Bob Hicok

Hope (testicular cancer)

for M.C.

Mourning doves on the cedar planters I made last year
cooing and shitting like they were invited
to remind me I’m alive by the sun climbing the mountains
a little more to the north every day. Pulling out a bent nail

early and not angering it into place like I would have
when I was ten. Ocracoke being hard to get to

with its root beer floats and stories of shipwrecks I survive
every time. A lover who is sexy counting your lonely ball

over and over in the seventeen languages she knows
to count to one in. Blood delivering oxygen to the garden

of my body. The shed I’m building for shovels and wood
and shadows. The poem I’m building for my mind

to have a window to look out of. My mother

coming home from the hospital with third stage
liver disease instead of fourth, with a partially
collapsed lung instead of an announcement in the paper.
That two balls means you’ve been carrying a spare. I knew

this guy who had cancer, they kept cutting chunks of him out,
he’d return with absences inside and build a birdhouse
for each one, his mornings surrounded by the most musical air
he could breathe. Beyond such diligent fury

to live and the obsession of atoms to cloud in the shape
of my wife’s face and the moon following us with its slow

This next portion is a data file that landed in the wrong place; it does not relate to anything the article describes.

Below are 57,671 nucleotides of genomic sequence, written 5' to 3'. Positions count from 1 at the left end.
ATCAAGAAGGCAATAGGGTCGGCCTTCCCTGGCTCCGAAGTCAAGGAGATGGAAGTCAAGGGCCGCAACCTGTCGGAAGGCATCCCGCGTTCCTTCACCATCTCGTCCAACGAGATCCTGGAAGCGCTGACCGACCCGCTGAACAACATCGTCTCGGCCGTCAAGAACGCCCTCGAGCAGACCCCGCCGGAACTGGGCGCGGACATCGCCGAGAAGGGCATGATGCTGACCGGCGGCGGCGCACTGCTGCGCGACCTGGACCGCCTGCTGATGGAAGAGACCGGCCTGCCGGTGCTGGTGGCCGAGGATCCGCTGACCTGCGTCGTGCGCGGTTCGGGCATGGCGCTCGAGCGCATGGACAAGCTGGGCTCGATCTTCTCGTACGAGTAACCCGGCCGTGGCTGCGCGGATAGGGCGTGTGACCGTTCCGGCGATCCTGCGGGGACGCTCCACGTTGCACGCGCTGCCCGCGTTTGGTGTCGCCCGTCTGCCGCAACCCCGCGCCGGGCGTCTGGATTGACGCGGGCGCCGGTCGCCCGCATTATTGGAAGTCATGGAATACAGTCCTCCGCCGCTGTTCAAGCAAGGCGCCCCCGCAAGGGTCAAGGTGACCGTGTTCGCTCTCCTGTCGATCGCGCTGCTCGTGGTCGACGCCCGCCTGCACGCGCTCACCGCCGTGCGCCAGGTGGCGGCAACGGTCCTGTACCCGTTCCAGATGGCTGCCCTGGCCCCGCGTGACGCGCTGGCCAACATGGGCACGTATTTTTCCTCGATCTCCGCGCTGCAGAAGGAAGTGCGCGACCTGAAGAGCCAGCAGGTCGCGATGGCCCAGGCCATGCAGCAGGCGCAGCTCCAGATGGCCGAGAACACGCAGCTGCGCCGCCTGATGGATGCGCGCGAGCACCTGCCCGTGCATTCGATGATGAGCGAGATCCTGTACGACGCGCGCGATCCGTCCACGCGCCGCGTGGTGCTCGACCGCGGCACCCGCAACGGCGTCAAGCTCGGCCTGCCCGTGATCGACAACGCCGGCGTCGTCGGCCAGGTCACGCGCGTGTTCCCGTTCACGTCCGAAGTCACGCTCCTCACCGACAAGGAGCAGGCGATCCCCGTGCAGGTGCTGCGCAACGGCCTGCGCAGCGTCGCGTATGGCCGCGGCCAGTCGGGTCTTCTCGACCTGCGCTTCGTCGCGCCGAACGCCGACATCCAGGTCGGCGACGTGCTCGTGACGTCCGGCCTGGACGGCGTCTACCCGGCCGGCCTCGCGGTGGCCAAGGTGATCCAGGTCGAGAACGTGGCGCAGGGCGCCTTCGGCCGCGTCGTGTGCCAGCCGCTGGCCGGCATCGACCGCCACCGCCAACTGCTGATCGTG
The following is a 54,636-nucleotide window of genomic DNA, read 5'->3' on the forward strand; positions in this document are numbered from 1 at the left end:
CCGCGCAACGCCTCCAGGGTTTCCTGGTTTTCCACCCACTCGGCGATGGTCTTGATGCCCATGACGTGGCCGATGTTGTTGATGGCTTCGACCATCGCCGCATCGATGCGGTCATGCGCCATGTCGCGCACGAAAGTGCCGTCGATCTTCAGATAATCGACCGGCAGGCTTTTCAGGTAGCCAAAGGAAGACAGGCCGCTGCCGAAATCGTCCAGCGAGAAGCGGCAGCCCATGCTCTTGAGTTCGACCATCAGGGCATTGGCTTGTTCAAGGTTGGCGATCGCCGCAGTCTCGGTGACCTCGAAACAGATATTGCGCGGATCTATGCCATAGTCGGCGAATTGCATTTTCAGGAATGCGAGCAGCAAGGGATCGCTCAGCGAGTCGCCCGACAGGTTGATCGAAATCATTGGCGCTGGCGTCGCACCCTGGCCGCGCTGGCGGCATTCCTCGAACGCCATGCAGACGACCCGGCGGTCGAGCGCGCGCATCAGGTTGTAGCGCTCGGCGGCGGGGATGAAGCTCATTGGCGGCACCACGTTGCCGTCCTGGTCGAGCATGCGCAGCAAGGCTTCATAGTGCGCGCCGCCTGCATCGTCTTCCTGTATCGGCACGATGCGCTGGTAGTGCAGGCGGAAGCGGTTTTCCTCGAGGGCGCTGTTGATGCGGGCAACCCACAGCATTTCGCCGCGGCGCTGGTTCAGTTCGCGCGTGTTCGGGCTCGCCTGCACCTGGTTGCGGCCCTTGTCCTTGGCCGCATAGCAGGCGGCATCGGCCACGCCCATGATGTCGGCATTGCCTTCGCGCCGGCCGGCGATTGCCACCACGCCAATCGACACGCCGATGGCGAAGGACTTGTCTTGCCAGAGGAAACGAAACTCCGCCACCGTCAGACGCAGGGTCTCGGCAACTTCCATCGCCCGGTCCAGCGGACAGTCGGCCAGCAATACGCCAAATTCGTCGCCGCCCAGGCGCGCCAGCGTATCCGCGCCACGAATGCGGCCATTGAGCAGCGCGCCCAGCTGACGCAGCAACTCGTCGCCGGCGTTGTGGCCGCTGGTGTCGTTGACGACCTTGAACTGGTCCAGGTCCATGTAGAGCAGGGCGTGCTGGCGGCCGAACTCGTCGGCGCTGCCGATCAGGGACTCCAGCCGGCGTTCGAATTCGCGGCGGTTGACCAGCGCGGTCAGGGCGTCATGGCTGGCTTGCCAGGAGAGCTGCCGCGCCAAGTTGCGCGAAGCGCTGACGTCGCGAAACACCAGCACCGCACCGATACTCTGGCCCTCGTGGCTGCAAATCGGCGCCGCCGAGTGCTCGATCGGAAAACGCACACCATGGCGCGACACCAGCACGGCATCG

winking eye and the word Scheherazade sounding like slipping naked
down a water slide and lightning being a show-off with the spiky rivers
of its artistry and tractors bringing us wheat with steel
that could have been rifles and the ferocious salvation
of chemo and the cool breeze that just rose a hand to my face
and said, get on with it: beyond these things, there’s nothing more

than more of these things, in my experience, from where I sit
wondering if you’ve leaned a little to one side
since the operation and will tell your children
of your ghost ball decades from now and that you were afraid
you wouldn’t have the chance to meet them but then woke
and crawled out of the cave of anesthesia and the world
asked you to stay and you did.

Bob Hicok’s latest book, Elegy Owed, will be published by Copper Canyon Press in 2013.
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